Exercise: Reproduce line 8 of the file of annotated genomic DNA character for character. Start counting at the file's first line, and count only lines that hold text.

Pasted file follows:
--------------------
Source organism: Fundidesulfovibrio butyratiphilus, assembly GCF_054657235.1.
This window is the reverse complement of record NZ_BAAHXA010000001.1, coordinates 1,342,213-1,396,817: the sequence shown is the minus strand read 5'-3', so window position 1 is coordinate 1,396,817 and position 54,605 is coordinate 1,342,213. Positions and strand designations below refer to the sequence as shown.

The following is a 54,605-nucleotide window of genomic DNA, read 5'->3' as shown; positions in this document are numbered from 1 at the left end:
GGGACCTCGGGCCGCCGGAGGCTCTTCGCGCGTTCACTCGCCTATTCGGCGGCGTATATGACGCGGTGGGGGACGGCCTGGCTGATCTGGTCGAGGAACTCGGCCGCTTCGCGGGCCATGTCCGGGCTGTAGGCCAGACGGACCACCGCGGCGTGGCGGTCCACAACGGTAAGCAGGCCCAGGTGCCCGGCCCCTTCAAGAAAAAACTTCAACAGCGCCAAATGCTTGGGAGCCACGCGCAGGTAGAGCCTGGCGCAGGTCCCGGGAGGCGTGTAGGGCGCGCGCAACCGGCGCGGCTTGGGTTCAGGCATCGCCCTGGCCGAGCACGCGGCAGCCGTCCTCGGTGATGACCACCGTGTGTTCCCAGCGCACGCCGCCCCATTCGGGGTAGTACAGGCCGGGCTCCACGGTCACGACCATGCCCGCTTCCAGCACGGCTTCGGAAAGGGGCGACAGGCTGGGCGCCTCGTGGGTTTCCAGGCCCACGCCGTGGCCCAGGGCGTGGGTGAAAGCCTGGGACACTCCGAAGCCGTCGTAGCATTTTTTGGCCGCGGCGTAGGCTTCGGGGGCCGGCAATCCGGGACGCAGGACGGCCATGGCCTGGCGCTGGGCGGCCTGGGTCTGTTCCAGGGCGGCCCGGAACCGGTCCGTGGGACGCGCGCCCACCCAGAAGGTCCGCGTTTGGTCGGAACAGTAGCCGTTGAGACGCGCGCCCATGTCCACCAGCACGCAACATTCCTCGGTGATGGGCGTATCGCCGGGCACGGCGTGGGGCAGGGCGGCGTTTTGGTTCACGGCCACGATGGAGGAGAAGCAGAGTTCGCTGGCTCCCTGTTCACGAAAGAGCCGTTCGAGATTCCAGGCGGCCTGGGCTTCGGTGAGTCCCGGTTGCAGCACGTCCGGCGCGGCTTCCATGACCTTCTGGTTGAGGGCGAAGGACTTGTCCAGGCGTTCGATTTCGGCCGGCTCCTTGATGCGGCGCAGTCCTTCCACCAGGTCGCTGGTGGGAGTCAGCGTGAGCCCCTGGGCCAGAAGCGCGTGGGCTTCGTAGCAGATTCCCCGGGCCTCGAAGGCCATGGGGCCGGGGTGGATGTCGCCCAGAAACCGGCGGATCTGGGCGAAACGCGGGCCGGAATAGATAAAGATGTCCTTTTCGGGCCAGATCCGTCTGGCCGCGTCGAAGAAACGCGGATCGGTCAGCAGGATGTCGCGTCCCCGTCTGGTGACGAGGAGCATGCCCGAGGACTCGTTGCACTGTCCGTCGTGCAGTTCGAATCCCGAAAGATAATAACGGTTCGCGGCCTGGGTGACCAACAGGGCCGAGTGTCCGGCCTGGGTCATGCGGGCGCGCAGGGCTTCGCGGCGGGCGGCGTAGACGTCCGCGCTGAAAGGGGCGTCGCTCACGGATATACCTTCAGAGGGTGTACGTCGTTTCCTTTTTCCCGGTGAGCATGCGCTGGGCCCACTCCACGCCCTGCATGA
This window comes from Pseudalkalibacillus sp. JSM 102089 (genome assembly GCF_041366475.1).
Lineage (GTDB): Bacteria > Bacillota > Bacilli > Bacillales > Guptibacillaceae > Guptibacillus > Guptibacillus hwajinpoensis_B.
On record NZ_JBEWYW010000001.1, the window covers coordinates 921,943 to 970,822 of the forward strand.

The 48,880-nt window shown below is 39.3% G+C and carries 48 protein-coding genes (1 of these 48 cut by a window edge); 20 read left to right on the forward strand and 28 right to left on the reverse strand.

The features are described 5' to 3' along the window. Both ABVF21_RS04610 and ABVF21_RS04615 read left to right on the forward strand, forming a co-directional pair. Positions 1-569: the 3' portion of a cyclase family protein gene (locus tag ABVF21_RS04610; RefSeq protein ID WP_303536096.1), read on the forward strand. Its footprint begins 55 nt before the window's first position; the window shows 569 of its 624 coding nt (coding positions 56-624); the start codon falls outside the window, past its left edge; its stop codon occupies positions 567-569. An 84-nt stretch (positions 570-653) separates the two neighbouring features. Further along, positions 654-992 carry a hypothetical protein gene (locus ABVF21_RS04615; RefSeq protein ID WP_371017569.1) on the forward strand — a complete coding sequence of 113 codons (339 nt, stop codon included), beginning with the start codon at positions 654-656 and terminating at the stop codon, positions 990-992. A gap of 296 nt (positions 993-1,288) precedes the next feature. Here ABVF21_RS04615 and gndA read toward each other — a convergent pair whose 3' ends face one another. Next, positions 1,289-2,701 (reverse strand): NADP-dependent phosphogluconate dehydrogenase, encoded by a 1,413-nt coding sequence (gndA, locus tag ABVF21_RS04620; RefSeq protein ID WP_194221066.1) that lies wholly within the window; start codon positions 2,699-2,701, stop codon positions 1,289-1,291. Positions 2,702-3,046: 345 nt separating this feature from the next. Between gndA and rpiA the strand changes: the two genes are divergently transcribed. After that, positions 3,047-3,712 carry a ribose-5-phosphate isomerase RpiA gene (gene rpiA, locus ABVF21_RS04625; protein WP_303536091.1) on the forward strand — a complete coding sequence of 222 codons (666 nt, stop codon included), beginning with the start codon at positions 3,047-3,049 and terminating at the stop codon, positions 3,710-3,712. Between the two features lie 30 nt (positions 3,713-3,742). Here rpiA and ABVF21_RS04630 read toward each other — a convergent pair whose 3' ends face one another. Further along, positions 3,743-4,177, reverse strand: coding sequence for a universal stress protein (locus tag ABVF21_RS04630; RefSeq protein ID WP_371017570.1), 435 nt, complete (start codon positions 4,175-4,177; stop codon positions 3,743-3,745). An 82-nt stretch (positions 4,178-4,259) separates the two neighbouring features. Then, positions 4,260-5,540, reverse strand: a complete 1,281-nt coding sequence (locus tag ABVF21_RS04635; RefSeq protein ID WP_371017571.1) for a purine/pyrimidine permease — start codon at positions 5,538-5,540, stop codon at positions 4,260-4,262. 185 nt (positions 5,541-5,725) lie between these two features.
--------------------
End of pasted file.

The 48,880-nt window shown below is 39.3% G+C and carries 48 protein-coding genes (1 of these 48 cut by a window edge); 20 read left to right on the forward strand and 28 right to left on the reverse strand.